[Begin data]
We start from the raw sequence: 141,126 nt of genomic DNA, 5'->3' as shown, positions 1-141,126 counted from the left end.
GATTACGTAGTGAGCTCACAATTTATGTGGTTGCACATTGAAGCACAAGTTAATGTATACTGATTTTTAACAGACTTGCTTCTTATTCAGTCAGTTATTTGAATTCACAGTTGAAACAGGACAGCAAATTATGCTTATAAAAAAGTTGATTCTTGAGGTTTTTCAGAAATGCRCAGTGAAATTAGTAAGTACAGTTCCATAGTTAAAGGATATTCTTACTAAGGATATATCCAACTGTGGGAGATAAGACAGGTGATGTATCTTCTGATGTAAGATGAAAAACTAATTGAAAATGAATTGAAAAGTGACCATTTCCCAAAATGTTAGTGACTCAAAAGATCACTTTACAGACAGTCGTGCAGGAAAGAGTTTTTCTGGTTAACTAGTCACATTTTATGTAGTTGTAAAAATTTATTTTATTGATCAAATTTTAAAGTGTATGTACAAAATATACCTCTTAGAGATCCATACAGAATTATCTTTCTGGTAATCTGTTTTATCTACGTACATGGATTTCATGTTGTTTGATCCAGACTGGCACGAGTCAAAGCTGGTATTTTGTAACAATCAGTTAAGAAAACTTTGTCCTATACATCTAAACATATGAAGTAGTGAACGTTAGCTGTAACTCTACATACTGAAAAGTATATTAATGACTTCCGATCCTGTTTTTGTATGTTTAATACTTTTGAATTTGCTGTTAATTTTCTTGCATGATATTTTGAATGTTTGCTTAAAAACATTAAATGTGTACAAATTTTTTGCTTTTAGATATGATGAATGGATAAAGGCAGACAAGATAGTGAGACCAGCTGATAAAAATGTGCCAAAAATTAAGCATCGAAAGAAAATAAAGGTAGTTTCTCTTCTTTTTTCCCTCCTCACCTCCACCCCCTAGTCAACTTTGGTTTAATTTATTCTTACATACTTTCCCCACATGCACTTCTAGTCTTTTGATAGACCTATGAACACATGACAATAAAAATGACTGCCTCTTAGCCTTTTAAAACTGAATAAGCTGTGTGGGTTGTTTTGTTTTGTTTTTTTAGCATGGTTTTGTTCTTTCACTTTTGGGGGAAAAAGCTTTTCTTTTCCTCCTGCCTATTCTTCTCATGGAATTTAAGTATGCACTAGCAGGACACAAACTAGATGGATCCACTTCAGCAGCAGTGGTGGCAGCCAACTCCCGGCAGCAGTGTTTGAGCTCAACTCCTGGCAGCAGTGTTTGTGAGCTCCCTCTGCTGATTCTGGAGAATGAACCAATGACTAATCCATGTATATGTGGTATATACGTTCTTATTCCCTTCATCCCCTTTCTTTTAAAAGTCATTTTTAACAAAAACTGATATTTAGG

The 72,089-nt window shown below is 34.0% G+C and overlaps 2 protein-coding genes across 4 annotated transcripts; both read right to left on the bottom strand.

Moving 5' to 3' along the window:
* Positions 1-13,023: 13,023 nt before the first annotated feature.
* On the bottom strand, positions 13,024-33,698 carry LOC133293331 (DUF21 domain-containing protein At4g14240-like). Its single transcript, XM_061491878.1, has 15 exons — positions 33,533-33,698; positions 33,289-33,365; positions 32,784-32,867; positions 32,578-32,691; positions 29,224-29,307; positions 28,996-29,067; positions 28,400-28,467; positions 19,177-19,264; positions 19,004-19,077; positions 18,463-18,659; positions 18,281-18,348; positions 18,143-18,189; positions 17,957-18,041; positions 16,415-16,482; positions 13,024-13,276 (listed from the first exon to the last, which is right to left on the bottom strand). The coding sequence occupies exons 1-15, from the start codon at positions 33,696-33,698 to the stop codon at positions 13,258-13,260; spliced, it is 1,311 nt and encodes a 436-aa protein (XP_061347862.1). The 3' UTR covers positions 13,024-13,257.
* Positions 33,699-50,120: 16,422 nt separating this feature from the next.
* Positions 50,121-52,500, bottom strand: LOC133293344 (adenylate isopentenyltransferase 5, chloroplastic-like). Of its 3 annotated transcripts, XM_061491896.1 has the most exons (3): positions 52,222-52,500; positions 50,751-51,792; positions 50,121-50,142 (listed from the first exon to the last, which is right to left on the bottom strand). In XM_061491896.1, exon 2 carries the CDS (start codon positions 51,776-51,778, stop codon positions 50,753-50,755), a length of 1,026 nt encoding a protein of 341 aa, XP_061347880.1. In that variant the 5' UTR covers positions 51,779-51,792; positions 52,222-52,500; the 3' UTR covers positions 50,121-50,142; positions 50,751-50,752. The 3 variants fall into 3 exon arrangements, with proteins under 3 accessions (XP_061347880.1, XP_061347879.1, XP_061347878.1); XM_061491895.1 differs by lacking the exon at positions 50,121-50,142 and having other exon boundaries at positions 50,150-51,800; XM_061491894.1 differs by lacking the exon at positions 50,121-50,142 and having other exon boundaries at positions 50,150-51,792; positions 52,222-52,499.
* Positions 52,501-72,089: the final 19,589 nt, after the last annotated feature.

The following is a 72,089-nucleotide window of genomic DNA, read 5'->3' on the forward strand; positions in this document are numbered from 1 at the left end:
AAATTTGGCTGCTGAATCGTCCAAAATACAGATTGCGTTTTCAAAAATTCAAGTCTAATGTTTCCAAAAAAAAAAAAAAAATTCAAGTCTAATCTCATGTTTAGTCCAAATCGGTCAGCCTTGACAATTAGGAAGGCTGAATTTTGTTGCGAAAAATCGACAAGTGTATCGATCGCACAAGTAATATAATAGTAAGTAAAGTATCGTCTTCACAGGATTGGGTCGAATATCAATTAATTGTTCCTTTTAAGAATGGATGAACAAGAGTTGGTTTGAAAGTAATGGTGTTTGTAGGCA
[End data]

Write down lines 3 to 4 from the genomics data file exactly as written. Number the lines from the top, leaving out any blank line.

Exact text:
The 72,089-nt window shown below is 34.0% G+C and overlaps 2 protein-coding genes across 4 annotated transcripts; both read right to left on the bottom strand.

Moving 5' to 3' along the window: